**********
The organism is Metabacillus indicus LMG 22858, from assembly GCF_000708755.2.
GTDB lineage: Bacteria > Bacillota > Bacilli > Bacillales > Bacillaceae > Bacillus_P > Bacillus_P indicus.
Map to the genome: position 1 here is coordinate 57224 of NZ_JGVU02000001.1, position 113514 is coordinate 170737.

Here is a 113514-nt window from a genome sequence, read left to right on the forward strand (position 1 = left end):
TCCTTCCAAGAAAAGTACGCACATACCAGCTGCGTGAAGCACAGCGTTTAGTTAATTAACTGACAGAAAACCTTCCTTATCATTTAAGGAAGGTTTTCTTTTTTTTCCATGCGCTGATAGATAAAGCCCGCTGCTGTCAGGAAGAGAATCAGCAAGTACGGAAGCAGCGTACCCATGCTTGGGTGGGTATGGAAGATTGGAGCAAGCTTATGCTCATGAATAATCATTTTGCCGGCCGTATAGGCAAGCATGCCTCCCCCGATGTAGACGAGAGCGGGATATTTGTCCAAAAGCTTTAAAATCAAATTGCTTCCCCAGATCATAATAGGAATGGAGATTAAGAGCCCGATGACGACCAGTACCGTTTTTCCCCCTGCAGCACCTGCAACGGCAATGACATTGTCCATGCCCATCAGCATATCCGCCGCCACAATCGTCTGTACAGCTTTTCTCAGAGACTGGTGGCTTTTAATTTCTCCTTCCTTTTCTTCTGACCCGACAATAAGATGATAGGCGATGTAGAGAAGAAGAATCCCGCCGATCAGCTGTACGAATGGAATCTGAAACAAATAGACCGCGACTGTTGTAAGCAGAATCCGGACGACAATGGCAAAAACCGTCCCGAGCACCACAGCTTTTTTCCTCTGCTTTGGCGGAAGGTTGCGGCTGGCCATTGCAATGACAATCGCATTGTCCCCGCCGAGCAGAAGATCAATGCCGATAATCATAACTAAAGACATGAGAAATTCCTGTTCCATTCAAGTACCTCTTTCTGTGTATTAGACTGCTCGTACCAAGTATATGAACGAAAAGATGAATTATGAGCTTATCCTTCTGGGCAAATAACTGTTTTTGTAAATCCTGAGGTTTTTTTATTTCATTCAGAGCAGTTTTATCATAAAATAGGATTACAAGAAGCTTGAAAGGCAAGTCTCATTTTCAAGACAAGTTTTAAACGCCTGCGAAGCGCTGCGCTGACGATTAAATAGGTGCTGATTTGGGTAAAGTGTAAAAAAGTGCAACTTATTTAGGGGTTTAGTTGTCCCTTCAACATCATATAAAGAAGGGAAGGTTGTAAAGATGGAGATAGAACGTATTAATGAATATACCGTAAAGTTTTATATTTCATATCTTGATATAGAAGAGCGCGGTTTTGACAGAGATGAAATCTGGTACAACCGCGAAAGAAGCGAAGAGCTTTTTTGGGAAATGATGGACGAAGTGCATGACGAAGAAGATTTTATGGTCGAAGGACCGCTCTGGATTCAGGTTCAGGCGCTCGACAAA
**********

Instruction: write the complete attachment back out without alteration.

The organism is Metabacillus indicus LMG 22858, from assembly GCF_000708755.2.
GTDB lineage: Bacteria > Bacillota > Bacilli > Bacillales > Bacillaceae > Bacillus_P > Bacillus_P indicus.
Map to the genome: position 1 here is coordinate 57224 of NZ_JGVU02000001.1, position 113514 is coordinate 170737.

Here is a 113514-nt window from a genome sequence, read left to right on the forward strand (position 1 = left end):
TCCTTCCAAGAAAAGTACGCACATACCAGCTGCGTGAAGCACAGCGTTTAGTTAATTAACTGACAGAAAACCTTCCTTATCATTTAAGGAAGGTTTTCTTTTTTTTCCATGCGCTGATAGATAAAGCCCGCTGCTGTCAGGAAGAGAATCAGCAAGTACGGAAGCAGCGTACCCATGCTTGGGTGGGTATGGAAGATTGGAGCAAGCTTATGCTCATGAATAATCATTTTGCCGGCCGTATAGGCAAGCATGCCTCCCCCGATGTAGACGAGAGCGGGATATTTGTCCAAAAGCTTTAAAATCAAATTGCTTCCCCAGATCATAATAGGAATGGAGATTAAGAGCCCGATGACGACCAGTACCGTTTTTCCCCCTGCAGCACCTGCAACGGCAATGACATTGTCCATGCCCATCAGCATATCCGCCGCCACAATCGTCTGTACAGCTTTTCTCAGAGACTGGTGGCTTTTAATTTCTCCTTCCTTTTCTTCTGACCCGACAATAAGATGATAGGCGATGTAGAGAAGAAGAATCCCGCCGATCAGCTGTACGAATGGAATCTGAAACAAATAGACCGCGACTGTTGTAAGCAGAATCCGGACGACAATGGCAAAAACCGTCCCGAGCACCACAGCTTTTTTCCTCTGCTTTGGCGGAAGGTTGCGGCTGGCCATTGCAATGACAATCGCATTGTCCCCGCCGAGCAGAAGATCAATGCCGATAATCATAACTAAAGACATGAGAAATTCCTGTTCCATTCAAGTACCTCTTTCTGTGTATTAGACTGCTCGTACCAAGTATATGAACGAAAAGATGAATTATGAGCTTATCCTTCTGGGCAAATAACTGTTTTTGTAAATCCTGAGGTTTTTTTATTTCATTCAGAGCAGTTTTATCATAAAATAGGATTACAAGAAGCTTGAAAGGCAAGTCTCATTTTCAAGACAAGTTTTAAACGCCTGCGAAGCGCTGCGCTGACGATTAAATAGGTGCTGATTTGGGTAAAGTGTAAAAAAGTGCAACTTATTTAGGGGTTTAGTTGTCCCTTCAACATCATATAAAGAAGGGAAGGTTGTAAAGATGGAGATAGAACGTATTAATGAATATACCGTAAAGTTTTATATTTCATATCTTGATATAGAAGAGCGCGGTTTTGACAGAGATGAAATCTGGTACAACCGCGAAAGAAGCGAAGAGCTTTTTTGGGAAATGATGGACGAAGTGCATGACGAAGAAGATTTTATGGTCGAAGGACCGCTCTGGATTCAGGTTCAGGCGCTCGACAAA